- L. Deng, D. Yu, and J. Platt, ‘‘Scalable stacking and learning for building deep architectures,’’ in Proc. IEEE ICASSP, Mar. 2012, pp. 2133–2136.
- B. Hutchinson, L. Deng, and D. Yu, ‘‘Tensor deep stacking networks,’’ IEEE Trans. Pattern Anal. Mach. Intell., vol. 35, no. 8, pp. 1944–1957, Aug. 2013.
- V. Vanhoucke, A. Senior, and M. Mao, ‘‘Improving the speed of neural networks on CPUs,’’ in Proc. Deep Learn. Unsupervised Feature Learn. Workshop, 2011.
- A. Krizhevsky, ‘‘Learning multiple layers of features from tiny images,’’ Dept. Comput. Sci., Univ. Toronto, Toronto, ON, Canada, Tech. Rep., 2009.
- C. Farabet et al., ‘‘Large-scale FPGA-based convolutional networks,’’ in Machine Learning on Very Large Data Sets, R. Bekkerman, M. Bilenko, and J. Langford, Eds. Cambridge, U.K.: Cambridge Univ. Press, 2011.
- CUDA C Programming Guide, PG-02829-001_v5.5, NVIDIA Corporation, Santa Clara, CA, USA, Jul. 2013.
- Q. Le et al., ‘‘Building high-level features using large scale unsupervised learning,’’ in Proc. Int. Conf. Mach. Learn., 2012.
- M. Ranzato and M. Szummer, ‘‘Semi-supervised learning of compact document representations with deep networks,’’ in Proc. Int. Conf. Mach. Learn., 2008, pp. 792–799.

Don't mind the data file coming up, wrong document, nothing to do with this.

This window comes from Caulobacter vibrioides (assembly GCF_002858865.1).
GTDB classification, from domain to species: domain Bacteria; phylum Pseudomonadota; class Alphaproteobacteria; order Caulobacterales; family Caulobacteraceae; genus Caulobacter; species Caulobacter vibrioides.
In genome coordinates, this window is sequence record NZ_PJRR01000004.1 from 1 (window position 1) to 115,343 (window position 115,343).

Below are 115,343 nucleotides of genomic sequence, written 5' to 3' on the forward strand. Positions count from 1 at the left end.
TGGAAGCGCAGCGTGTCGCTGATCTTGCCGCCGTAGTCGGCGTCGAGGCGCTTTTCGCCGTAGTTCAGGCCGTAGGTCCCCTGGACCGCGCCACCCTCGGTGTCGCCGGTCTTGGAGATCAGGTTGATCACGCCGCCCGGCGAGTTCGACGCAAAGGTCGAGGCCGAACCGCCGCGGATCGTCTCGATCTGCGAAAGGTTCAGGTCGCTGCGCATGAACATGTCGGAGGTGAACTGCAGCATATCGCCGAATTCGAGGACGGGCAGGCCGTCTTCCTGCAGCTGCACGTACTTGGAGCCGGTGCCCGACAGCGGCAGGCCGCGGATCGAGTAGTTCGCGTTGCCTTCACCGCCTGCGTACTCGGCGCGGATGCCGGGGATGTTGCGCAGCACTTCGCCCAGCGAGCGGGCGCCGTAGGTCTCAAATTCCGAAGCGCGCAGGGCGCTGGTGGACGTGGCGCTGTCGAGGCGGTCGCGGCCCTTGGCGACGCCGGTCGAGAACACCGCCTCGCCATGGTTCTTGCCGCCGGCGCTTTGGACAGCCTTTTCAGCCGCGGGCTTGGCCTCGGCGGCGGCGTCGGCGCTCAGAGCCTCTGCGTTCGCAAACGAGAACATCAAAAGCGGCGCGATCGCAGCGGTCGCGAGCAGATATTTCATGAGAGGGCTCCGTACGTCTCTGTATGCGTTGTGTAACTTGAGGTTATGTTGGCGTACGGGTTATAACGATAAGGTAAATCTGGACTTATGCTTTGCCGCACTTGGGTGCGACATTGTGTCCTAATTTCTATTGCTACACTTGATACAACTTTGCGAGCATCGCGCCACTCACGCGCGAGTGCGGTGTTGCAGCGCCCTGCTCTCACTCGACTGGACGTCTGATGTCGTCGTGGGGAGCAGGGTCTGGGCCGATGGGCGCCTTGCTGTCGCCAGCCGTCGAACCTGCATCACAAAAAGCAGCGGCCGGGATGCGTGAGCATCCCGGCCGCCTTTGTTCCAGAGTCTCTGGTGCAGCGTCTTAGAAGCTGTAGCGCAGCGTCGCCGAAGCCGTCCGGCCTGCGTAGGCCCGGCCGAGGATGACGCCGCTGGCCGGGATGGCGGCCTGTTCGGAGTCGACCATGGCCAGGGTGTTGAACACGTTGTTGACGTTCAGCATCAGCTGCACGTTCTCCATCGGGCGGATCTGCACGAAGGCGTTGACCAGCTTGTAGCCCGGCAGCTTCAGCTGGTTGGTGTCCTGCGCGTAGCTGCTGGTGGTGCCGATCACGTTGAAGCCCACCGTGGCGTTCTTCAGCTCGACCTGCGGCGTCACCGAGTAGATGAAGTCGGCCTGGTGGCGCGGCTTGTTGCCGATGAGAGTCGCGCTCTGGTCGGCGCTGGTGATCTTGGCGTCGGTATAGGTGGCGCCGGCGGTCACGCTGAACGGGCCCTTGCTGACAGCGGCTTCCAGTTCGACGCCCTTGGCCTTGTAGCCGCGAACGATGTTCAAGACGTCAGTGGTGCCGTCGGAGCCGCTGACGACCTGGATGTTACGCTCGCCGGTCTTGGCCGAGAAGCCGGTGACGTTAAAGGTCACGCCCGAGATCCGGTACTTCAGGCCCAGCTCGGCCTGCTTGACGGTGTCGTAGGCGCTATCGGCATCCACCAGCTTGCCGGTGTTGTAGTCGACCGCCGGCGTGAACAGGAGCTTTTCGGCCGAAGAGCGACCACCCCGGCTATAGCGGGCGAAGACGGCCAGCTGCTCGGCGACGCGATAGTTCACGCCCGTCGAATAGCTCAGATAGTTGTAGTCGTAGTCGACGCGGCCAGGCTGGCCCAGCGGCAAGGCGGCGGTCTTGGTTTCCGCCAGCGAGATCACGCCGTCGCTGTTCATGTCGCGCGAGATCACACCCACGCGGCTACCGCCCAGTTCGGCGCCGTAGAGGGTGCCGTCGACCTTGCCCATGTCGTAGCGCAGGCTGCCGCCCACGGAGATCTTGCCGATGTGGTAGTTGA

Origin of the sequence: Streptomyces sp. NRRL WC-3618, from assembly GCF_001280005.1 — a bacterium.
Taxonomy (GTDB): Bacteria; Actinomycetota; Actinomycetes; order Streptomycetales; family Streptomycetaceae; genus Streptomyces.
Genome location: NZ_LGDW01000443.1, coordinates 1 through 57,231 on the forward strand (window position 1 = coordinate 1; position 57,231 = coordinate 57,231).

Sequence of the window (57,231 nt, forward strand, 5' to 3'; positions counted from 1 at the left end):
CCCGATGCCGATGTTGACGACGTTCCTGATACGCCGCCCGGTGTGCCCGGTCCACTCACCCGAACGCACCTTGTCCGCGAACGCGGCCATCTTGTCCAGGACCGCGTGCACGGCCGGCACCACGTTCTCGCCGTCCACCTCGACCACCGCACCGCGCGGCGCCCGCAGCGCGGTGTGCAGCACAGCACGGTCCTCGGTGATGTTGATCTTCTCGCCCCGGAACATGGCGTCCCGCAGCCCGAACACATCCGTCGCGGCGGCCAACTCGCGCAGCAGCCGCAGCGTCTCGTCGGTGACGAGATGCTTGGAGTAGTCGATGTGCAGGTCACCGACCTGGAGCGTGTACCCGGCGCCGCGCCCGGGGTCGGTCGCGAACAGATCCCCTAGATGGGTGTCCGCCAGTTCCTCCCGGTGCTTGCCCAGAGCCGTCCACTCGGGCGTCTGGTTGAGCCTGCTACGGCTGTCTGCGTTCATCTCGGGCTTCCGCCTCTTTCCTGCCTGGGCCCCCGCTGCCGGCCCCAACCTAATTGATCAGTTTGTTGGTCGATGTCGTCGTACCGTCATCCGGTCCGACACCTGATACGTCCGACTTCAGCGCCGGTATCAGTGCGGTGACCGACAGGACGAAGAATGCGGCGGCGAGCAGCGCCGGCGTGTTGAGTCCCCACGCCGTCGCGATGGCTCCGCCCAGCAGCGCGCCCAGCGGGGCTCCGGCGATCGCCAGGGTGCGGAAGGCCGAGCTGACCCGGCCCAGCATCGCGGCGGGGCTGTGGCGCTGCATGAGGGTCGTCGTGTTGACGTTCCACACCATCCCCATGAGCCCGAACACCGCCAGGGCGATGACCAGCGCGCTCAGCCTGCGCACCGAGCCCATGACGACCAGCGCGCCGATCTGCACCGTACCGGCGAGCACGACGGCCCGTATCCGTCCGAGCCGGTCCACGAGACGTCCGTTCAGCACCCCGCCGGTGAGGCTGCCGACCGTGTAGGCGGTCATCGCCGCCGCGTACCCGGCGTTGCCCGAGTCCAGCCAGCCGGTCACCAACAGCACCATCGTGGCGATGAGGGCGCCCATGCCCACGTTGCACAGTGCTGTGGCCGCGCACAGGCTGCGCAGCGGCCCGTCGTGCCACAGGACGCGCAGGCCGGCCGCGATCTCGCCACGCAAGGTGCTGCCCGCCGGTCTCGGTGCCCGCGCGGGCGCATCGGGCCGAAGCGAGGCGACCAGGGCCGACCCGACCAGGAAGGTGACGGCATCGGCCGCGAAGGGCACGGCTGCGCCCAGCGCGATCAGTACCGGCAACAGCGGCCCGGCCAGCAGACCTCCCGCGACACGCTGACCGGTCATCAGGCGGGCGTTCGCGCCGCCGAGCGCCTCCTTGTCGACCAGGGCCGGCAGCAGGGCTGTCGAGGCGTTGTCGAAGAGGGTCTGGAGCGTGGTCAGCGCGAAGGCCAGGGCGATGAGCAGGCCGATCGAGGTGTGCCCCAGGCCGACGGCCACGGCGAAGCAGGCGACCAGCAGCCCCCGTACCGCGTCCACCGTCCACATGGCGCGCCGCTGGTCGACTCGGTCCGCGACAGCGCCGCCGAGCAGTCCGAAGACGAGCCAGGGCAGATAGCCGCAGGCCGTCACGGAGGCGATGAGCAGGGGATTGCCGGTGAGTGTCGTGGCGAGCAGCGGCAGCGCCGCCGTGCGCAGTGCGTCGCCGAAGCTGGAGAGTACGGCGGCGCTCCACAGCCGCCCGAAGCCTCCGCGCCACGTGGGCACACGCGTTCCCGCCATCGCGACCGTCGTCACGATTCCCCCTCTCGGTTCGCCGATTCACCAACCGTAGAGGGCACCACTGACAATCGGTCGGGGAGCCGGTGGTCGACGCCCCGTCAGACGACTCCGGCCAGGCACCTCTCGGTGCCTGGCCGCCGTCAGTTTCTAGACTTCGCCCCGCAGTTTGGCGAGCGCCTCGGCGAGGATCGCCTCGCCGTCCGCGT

- S. Geman and D. Geman, ‘‘Stochastic relaxation, Gibbs distributions, and the Bayesian restoration of images,’’ IEEE Trans. Pattern Anal. Mach. Intell., vol. 6, no. 6, pp. 721–741, Nov. 1984.
- G. Casella and E. George, ‘‘Explaining the Gibbs sampler,’’ Amer. Statist., vol. 46, no. 3, pp. 167–174, 1992.
- P. Simard, D. Steinkraus, and J. Platt, ‘‘Best practices for convolutional neural networks applied to visual document analysis,’’ in Proc. 7th ICDAR, 2003, pp. 958–963.
- A. Krizhevsky, I. Sutskever, and G. Hinton, ‘‘ImageNet classification with deep convolutional neural networks,’’ in Proc. Adv. NIPS, 2012, pp. 1106–1114.
- J. Dean et al., ‘‘Large scale distributed deep networks,’’ in Proc. Adv. NIPS, 2012, pp. 1232–1240.
- J. Duchi, E. Hazan, and Y. Singer, ‘‘Adaptive subgradient methods for online learning and stochastic optimization,’’ J. Mach. Learn. Res., vol. 12, pp. 2121–2159, Jul. 2011.
- A. Coats, B. Huval, T. Wng, D. Wu, and A. Wu, ‘‘Deep Learning with COTS HPS systems,’’ J. Mach. Learn. Res., vol. 28, no. 3, pp. 1337–1345, 2013.
- S. Tomov, R. Nath, P. Du, and J. Dongarra. (2011). MAGMA users guide. ICL, Univ. Tennessee, Knoxville, TN, USA [Online]. Available: http://icl.cs.utk.edu/magma
- (2012). Obama Administration Unveils ‘Big Data’ Initiative Announces 200 Million in New R&D Investments. Office of Science and Technology Policy, Executive Office of the President, Washington, DC, USA [Online]. Available: http://www.whitehouse.gov/sites/default/files/microsites/ostp/big_data_press_release_final_2.pdf